Curtoviruses are transmitted by the beet leafhopper Circulifer tenellus, in a circulative (non-propagative) manner. Curtoviruses are phloem-limited and are acquired by the vector during feeding. Sap-feeding insects harbor endosymbionts which can help provide essential nutrients required for the insects’ survival. Candidatus Sulcia muelleri is an endosymbiont present in the beet leafhopper identified during this study. A housekeeping gene, groel, was identified from the endosymbiont. The groel gene sequence from this strain of Ca. S. muelleri differs from all other strains published in NCBI, suggesting the presence of a new strain, which was named S. muelleri beet leafhopper (SMBLH). A GroEL-homolog protein produced from groel was found in different vectors with circulative transmission. Analysis of nucleotide and translated sequences, using alignment, phylogenetic trees, and predicted secondary and tertiary structures showed that SMBLH GroHp has similarities to Escherichia coli GroEL and the GroEL-homolog proteins from Hamiltonella and Buchnera, endosymbionts of whiteflies and aphids, respectively. GroHp and GroEL were expressed as fusion proteins. Electron microscopy analyses indicate that purified expressed GroHp and GroEL proteins demonstrate correct folding.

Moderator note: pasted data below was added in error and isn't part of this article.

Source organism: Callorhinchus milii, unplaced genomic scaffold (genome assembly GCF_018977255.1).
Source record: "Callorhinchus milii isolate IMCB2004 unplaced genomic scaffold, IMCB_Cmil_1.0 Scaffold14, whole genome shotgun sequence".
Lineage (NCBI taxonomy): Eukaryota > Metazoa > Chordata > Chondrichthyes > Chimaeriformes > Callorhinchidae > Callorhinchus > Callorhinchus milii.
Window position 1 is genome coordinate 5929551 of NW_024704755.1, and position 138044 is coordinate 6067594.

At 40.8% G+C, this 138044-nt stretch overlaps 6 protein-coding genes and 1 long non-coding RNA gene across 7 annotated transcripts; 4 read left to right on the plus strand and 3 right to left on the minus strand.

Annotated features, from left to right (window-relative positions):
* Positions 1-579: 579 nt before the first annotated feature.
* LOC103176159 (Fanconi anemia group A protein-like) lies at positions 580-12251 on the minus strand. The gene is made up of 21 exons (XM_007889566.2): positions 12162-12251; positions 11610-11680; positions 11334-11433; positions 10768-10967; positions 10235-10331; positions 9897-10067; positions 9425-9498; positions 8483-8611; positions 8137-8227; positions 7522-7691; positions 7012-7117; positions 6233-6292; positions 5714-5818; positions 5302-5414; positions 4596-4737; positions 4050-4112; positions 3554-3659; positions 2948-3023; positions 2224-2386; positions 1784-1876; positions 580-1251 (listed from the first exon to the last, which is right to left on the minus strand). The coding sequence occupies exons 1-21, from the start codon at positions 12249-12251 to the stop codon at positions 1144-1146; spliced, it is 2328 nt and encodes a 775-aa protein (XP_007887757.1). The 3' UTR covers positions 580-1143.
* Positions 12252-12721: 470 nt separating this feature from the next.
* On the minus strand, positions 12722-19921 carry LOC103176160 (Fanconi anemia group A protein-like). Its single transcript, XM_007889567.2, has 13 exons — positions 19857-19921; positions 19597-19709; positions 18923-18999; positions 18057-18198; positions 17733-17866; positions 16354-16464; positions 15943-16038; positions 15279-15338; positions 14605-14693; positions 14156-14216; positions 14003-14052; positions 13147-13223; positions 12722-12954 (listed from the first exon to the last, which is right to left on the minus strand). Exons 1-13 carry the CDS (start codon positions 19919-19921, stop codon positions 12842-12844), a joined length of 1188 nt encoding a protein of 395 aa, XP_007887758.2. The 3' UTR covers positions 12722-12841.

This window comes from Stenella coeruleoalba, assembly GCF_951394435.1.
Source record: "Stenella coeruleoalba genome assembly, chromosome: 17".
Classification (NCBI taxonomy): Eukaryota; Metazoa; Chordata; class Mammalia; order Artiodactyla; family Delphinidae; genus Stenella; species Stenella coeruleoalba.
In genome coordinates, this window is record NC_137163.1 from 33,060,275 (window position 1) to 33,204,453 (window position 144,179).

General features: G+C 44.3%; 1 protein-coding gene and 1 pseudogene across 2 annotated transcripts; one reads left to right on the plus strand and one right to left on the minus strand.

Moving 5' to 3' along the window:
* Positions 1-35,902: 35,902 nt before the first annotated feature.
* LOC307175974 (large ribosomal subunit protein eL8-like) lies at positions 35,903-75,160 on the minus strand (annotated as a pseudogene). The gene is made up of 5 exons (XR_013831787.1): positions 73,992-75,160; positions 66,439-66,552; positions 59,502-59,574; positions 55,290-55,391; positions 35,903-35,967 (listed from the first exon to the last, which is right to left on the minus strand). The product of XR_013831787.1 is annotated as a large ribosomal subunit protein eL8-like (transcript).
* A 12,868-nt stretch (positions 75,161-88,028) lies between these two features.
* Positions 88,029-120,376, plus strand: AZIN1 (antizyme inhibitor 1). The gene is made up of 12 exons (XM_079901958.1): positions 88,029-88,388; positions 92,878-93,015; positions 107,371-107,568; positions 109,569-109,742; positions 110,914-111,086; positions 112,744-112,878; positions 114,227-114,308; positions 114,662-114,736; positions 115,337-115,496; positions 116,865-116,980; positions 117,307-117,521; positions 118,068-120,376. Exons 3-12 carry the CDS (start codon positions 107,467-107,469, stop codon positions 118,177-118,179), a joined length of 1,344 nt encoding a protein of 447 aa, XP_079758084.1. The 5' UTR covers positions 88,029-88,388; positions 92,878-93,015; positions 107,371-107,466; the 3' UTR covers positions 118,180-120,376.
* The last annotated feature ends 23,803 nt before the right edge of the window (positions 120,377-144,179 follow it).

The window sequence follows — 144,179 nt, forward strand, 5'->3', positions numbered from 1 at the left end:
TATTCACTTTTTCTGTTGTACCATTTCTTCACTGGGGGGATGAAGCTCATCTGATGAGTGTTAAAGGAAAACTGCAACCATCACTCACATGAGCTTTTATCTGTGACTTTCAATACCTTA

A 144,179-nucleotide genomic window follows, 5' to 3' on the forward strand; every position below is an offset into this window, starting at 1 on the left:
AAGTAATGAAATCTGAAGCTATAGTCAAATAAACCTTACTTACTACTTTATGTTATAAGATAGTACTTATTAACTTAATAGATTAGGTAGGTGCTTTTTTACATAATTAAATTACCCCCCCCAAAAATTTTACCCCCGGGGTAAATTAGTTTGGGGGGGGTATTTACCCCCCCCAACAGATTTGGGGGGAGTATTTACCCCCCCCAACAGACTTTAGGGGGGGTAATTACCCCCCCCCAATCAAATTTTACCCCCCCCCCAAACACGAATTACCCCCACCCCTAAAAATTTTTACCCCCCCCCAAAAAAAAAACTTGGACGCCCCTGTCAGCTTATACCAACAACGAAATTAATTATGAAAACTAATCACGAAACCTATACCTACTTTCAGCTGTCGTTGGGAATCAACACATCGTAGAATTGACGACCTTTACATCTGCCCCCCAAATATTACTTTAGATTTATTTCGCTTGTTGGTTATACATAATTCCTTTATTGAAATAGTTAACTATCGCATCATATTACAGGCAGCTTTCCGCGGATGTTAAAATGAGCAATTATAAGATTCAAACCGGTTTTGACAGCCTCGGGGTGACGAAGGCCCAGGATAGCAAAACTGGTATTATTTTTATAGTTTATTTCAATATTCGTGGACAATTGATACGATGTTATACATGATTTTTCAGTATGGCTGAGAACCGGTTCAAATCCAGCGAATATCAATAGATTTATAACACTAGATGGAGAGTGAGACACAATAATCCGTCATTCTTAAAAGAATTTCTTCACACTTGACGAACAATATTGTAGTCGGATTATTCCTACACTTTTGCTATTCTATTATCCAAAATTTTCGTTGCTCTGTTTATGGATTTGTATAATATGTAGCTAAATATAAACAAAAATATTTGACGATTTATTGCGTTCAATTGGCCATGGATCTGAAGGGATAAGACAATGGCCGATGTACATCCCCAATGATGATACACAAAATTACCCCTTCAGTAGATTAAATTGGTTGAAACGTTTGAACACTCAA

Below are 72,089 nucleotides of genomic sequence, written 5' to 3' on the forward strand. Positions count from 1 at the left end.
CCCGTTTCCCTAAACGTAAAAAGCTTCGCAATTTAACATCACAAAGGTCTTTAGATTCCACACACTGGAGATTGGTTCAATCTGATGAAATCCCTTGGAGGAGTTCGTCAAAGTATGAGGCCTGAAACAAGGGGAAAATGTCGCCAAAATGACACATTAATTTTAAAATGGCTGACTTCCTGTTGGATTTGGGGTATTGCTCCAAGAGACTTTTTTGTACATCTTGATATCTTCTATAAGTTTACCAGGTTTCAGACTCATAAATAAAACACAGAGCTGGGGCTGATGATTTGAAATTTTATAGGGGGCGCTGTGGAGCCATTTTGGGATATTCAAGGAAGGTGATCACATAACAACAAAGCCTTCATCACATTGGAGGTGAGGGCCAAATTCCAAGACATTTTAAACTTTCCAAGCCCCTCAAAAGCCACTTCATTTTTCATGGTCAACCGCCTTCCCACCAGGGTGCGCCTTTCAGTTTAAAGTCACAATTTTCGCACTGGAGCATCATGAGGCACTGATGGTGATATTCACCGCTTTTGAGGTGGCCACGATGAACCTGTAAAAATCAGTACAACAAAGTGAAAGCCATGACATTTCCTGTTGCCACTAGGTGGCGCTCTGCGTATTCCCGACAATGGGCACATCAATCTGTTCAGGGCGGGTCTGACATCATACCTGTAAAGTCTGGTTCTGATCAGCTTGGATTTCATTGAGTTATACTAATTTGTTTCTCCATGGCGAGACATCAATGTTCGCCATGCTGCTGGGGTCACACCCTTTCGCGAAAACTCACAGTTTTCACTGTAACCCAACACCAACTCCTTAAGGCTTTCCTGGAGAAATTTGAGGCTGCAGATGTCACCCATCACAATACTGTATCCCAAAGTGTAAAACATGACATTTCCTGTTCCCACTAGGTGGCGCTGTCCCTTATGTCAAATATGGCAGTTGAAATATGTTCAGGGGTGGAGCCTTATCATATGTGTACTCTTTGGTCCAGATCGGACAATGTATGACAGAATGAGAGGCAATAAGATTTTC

Key words: Beet leafhopper (BLH), Candidatus Sulcia muelleri, endosymionts, GroEL homolog protein (GroHp).
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